Autism West starting new social groups in Rockingham and Baldivis


Autism West programs and volunteers co-ordinator Trudi-Anne Gribble. Picture: Jon Hewson www.communitypix.com.au d476959
Autism West programs and volunteers co-ordinator Trudi-Anne Gribble. Picture: Jon Hewson www.communitypix.com.au d476959

AUTISM West are starting two new social groups in Rockingham and Baldivis in February.

The groups are for participants with autism aged 10 to 18 years.

Autism West programs and volunteers co-ordinator Trudi-Anne Gribble said the local disability service provider runs a variety of social groups.

“Our Social Groups are developed, planned, and facilitated with active involvement of group members and Autism West staff, who are professionally trained and experienced in autism,” she said.

“Centred around individual interests, the groups are a place where you can come and have fun, develop new friendships, and learn new skills.

“Therefore, we encourage the participants to make the decisions on what they would like to do as a group.

“This way, they learn about each other while exploring things they are actually interested in.”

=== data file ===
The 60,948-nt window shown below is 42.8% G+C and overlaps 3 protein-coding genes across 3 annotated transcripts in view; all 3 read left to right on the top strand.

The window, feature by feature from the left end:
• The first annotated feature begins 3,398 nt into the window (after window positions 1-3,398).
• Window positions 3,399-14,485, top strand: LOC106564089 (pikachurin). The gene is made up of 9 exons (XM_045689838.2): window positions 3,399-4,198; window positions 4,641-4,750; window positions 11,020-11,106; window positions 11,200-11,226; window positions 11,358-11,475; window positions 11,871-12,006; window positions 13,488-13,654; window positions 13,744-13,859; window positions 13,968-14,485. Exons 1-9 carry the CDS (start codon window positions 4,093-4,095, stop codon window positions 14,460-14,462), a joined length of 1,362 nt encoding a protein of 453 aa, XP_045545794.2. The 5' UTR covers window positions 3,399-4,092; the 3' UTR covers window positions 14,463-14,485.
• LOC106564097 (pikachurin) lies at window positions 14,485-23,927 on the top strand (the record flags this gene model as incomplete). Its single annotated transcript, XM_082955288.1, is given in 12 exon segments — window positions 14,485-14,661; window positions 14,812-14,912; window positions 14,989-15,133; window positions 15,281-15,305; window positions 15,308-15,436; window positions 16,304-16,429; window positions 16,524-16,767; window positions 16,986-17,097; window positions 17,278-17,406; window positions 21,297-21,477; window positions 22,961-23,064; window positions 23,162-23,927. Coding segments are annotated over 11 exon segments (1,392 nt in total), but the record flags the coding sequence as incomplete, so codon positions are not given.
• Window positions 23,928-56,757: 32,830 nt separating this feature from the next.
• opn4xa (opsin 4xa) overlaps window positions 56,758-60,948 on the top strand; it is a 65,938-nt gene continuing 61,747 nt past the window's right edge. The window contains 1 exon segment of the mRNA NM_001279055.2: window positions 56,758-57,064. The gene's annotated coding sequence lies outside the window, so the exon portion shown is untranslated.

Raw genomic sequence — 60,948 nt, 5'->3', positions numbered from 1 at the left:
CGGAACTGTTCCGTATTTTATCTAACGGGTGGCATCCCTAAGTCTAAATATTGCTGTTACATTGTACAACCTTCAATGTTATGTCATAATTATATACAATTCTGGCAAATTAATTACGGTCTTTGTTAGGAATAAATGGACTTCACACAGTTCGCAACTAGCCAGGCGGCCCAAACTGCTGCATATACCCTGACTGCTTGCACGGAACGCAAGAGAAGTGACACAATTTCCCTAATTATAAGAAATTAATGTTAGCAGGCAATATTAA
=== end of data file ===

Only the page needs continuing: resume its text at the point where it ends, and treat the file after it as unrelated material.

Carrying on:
Ms Gribble said members would develop social skills, learn about technology, build friendships and develop leadership skills.

Other benefits include building resilience and having fun.

“The aim of the support groups is to provide a safe and engaging social environment which include person-centred, and skills-based activities,” she said.

“Attending the program increases participant’s motivation and engagement, collaborating together to work together as a team, and helps individuals achieve objectives identified and builds individuals self-esteem and confidence.”

“At the support groups, the participants will be able to engage in activities such as team building group challenges, technology, art and craft, gaming and going on excursions.

“The groups will include special interests such as Lego robotics, coding, visual arts, digital media, graphic design and dance.”

Ms Gribble said there was a need for support groups because many individuals with autism are vulnerable and at risk of bullying, or isolation and can struggle with mental illness such as depression and anxiety.

“Having access to support groups, where they can connect and engage, can help participants to cope with many of these issues,” she said.

“The groups also provide respite and downtime for other family members, allowing them to have time alone, or concentrate on other family member’s needs.”

Autism West is also looking for volunteers who may be studying technology, or coding, allied health subjects or certificates in disability to assist at the weekly groups.

Funding is available through NDIS or CRCC for qualifying applicants.

To enrol email tgribble@autismwest.org.au or call 9431 2684.

MORE: First specialist Paralympic program launched at WAIS

MORE: Applecross’ Nic and Kolo picks up hat-trick of Gold Plate Awards

MORE: Perth weather: hot in the city, hot in the city